photo Staff photo by Matt Hamilton / A squirrel eats dogwood berries at GPS in September 2020. Learning to recognize the food that game live on is an essential part of a hunter's education, and that's one of the skills that can be learned and practiced this fall while hunting squirrels.

Let me take you back to when I was 10 or 12 years old. On the opening day of squirrel season, I spring from my bed, where I am sure I got no sleep. Getting ready entails no more than pulling on some blue jeans and a flannel shirt, and maybe grabbing a bowl of Cheerios. Unlike the mountain of gear that seems to be required today, I have my squirrel pin (it's to hold the squirrels I collect and is made from bending a coat hanger) on my belt and some .410 shells in my pocket. I follow Dad out the door, he starts up the International Scout, and we are off.

This is a day trip close to home, so in a few minutes he pulls over on an old dirt road and we sit in the predawn darkness. The anticipation, the pent-up excitement, is palpable. We have waited months for this, and now it is here. The realization the event is here and now we are living it seems, well, almost euphoric.

I look back on this now, after so many years, and I wonder: Was Dad really as excited as I was on those opening mornings? Or was he just playing along for a skinny kid who lived to go hunting? It is just one of a hundred questions I wish I could ask him.

A lot of today's hunters may find it hard to believe that once upon a time the opening day of squirrel season was a big deal - I mean like as big a deal as the start of buck season. It was not unusual for the surrounding woods to ring with hunters' shots on opening day. I remember Dad would say it sounded like a "young war." Back in the day, hordes of hunters went to the woods for a tree-dwelling rodent that might weigh a pound or two.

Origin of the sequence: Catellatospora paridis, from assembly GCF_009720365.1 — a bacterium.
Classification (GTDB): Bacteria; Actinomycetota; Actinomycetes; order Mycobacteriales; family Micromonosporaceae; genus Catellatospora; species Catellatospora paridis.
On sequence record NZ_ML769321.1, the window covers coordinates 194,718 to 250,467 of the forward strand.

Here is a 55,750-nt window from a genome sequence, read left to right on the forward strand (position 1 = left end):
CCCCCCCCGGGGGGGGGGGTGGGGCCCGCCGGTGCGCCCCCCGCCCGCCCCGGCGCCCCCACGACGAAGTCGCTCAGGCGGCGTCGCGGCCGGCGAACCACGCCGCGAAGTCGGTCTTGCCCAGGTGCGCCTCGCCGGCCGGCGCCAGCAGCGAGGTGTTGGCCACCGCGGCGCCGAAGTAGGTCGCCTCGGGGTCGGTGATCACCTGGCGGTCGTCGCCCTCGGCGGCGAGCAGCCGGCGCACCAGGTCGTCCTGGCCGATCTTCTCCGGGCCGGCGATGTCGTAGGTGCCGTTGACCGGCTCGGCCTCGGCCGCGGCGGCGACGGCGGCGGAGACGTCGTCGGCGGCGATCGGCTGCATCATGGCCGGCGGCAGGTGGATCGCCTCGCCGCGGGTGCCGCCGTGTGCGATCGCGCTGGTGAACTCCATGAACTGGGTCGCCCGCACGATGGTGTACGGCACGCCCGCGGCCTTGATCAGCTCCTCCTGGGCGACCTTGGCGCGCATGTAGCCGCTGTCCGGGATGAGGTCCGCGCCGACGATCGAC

Why? There are probably several reasons.

Fifty years ago, without a doubt we had more hunters. Hunting was something more people thought of as important, and more young people naturally followed their fathers, uncles and granddads into the squirrel woods, more so than today. In some areas, like my native southern West Virginia, small game such as squirrels might be the only game in town. Deer were not found all over the state, and wild turkeys were not as plentiful either.

Saturday is the start of squirrel season in West Virginia. It has already begun in some states in the Southeast, including Georgia and Tennessee, and others will soon follow, with Alabama on board this Saturday. Would you consider an early morning trip to the misty woods this year? Maybe it has been a long time for you as life and other types of hunting got in the way.

The golden fall woods, the squirrels and that wide-eyed kid full of wonder are there waiting for you.

photo Contributed photo / Larry Case

"The Trail Less Traveled" is written by Larry Case, who lives in Fayette County, W.Va. You can write to him at